Review
 Open Access
 Published:
Theoretical perspectives on the infectiousness of Ebola virus disease
Theoretical Biology and Medical Modellingvolume 12, Article number: 1 (2015)
Abstract
Background
Ebola virus disease (EVD) has generated a large epidemic in West Africa since December 2013. This minireview is aimed to clarify and illustrate different theoretical concepts of infectiousness in order to compare the infectiousness across different communicable diseases including EVD.
Methods
We employed a transmission model that rests on the renewal process in order to clarify theoretical concepts on infectiousness, namely the basic reproduction number, R_{0}, which measures the infectiousness per generation of cases, the force of infection (i.e. the hazard rate of infection), the intrinsic growth rate (i.e. infectiousness per unit time) and the percontact probability of infection (i.e. infectiousness per effective contact).
Results
Whereas R_{0} of EVD is similar to that of influenza, the growth rate (i.e. the measure of infectiousness per unit time) for EVD was shown to be comparatively lower than that for influenza. Moreover, EVD and influenza differ in mode of transmission whereby the probability of transmission per contact is lower for EVD compared to that of influenza.
Conclusions
The slow spread of EVD associated with the need for physical contact with body fluids supports social distancing measures including contact tracing and case isolation. Descriptions and interpretations of different variables quantifying infectiousness need to be used clearly and objectively in the scientific community and for risk communication.
Background
An epidemic of Ebola virus disease (EVD) centred in three West African countries has been ongoing since December 2013, with limited international spread to other countries in Africa, Europe and the USA [1]. It is likely that the duration of this EVD epidemic, associated with a high case fatality risk (CFR) estimated at ~70% [2, 3], will extend well into 2015. To investigate the ongoing EVD transmission dynamics and consider a range of possible countermeasures, it is vital to understand the natural history and epidemiological dynamics of this disease.
Owing to the rapid progression of the EVD epidemic in West Africa, attempts have been made to clarify the fundamental epidemiological characteristics of EVD [1, 2, 4]. For instance, several studies have reported statistical estimates of the reproduction number, i.e., the average number of secondary cases generated by a single primary case, as a measure of the transmission potential of EVD [2, 5–12]. Despite substantial progress, it remains unclear how measures of infectiousness (or the transmissibility) of EVD should be communicated to the public and interpreted in light of the set of control interventions that could be considered in practical settings. Hence, the purpose of this minireview is to comprehensively classify different theoretical aspects of infectiousness using a basic transmission model formulated in terms of a renewal process. This approach allows us to compare different measures of infectiousness across different communicable diseases and design possible countermeasures.
Discussion
Renewal process
Here we briefly review the definition of the basic reproduction number, R_{0} using the renewal process model [13]. Let i(t) represent the incidence (i.e. the transient number of new cases) at calendar time t. Assuming that the contribution of initial cases to the dynamics is negligible, the renewal process is written as
where A(s) is the rate of secondary transmission per single primary case at its infectionage (i.e., the time since infection) s. Using A(s), one can model the dependency of the transmission dynamics on infectionage [14]. By far the most commonly used measure of infectiousness is the basic reproduction number, R_{0}, which is computed as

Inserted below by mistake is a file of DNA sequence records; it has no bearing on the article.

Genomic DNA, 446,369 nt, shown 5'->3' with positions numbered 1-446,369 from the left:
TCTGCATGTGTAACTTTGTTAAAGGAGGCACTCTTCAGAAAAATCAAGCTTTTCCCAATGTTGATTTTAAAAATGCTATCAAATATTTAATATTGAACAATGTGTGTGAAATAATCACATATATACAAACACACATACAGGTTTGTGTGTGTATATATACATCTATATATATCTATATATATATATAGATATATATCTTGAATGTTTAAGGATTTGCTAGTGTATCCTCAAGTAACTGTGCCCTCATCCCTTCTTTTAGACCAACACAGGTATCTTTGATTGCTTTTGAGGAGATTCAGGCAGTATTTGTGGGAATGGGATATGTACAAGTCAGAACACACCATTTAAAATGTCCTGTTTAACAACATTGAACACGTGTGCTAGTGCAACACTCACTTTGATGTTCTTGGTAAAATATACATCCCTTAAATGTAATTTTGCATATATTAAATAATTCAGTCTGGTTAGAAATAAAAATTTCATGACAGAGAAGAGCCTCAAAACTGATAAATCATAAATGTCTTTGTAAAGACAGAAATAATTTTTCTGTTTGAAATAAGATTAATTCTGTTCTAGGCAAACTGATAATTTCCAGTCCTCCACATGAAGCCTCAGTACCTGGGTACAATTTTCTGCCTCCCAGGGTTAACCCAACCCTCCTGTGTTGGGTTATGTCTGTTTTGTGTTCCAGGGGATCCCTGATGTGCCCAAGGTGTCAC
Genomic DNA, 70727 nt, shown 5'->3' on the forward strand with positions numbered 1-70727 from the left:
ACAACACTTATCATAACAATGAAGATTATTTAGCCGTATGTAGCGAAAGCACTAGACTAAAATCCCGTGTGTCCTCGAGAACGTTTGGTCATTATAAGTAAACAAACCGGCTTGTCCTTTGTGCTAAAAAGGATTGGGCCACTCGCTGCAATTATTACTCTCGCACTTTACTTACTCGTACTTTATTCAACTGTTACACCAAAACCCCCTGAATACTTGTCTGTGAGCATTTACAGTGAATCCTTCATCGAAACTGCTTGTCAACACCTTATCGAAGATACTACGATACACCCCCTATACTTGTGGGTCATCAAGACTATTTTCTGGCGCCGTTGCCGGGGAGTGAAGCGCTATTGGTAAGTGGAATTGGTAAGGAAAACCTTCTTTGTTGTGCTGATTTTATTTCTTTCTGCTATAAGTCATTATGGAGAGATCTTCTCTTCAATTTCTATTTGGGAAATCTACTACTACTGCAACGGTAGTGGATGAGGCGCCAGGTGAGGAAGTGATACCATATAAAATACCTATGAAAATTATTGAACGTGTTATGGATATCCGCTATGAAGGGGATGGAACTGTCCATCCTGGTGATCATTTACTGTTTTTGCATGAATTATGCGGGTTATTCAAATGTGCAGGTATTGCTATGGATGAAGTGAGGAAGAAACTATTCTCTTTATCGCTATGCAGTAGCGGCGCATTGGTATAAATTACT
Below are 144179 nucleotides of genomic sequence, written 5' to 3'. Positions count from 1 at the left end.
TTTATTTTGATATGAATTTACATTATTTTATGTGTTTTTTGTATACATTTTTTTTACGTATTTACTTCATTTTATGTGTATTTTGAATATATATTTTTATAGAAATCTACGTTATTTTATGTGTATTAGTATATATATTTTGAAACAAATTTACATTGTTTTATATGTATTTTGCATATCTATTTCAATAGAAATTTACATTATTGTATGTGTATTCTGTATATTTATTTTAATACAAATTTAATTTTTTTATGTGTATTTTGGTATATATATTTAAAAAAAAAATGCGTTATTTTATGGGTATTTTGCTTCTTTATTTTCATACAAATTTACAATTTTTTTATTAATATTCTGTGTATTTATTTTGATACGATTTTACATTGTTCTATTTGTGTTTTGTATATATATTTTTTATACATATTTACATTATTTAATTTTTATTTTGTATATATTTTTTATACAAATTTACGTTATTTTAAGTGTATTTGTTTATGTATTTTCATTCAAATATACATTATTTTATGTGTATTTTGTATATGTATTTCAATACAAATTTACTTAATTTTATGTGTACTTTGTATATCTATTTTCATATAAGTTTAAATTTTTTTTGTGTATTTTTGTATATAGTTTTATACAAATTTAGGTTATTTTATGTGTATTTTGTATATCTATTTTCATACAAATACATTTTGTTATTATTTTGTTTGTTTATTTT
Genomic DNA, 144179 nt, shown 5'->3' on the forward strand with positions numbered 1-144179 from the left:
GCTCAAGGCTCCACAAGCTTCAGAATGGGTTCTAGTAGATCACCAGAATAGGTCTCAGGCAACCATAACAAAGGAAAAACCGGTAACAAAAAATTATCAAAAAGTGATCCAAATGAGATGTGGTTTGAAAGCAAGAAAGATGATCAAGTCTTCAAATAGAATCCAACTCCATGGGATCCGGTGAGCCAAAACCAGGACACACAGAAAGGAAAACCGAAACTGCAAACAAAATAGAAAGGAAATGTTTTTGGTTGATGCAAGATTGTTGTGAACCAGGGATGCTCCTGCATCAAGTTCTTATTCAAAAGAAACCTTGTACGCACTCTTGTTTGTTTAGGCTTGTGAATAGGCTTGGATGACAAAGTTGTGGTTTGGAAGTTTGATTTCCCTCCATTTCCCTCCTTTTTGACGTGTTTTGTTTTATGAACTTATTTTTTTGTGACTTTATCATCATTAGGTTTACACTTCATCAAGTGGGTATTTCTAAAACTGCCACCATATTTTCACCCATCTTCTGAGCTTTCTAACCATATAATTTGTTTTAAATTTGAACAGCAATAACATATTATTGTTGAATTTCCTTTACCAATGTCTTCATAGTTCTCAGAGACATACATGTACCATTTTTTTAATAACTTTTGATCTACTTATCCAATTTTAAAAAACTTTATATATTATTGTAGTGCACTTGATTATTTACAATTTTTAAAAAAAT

and it can be interpreted as the number of secondary cases produced by a single primary case throughout its entire course of infection in a completely susceptible population. Although the concept of R_{0} is wellknown, it is important to note from (2) that R_{0} results from the integration over all infectionages. It is well known that the mathematical definition of R_{0} in a heterogeneously mixing population is described by using the multivariate version of (1) and the nextgeneration matrix that maps secondary transmissions between and within subpopulations. R_{0} is defined as the largest eigenvalue of this matrix [15, 16]. Similarly, the definition of R_{0} can be adapted to the situation of periodic infectious diseases by handling the seasonal dynamics using a vector and employing Floquet theory (see e.g., [17]).
Although R_{0} is clearly a dimensionless quantity, the conceptual interpretation from the renewal process (1) permits us to regard R_{0} as the average number of infected cases produced “per generation”. For this reason, R_{0} could also be referred to as the basic reproductive ratio, as it could be calculated as the ratio of secondary to primary cases.
Adopting the mass action principle of the socalled Kermack and McKendrick epidemic model, a nonlinear version of the renewal equation (1) follows [13]:
where s(t) is the fraction susceptible at time t, β(s) the rate of transmission per single infected individual at infectionage s, and Γ(s) the survivorship of infectiousness at infectionage s. Here we define the force of infection, λ(t) as
which yields a measure of the risk of infection in a susceptible population. The force of infection can be interpreted as the hazard of infection in statistical sense  the rate at which susceptible individuals are infected [18]. In the classical Kermack and McKendrick epidemic model, λ(t) is modelled as proportional to the disease prevalence [13]. The force of infection is useful for the analysis of incidence data.
Comparison of three communicable diseases
Table 1 shows empirical estimates of R_{0} and the mean generation time for three different infectious diseases that are characterized by significantly different transmissibility and natural history parameters, i.e., measles, influenza H1N12009 and EVD [1, 19, 20]. The mean generation time, T_{g} can be mathematically derived from the transmission kernel in the renewal process (1), i.e.,
The mode of transmission greatly differs for three diseases considered (Table 1). Measles is transmitted efficiently through the air while the transmission of influenza mostly occurs via droplet although airborne transmission is also possible in a confined setting [23]. In contrast, transmission of EVD is greatly constrained to physical contacts via body fluids [1]. Despite the differences in the mode of transmission for these diseases, it is important to note that the estimates of R_{0} for H1N12009 and EVD are not too different (Table 1). Does that indicate that influenza (H1N12009) and Ebola are similarly infectious?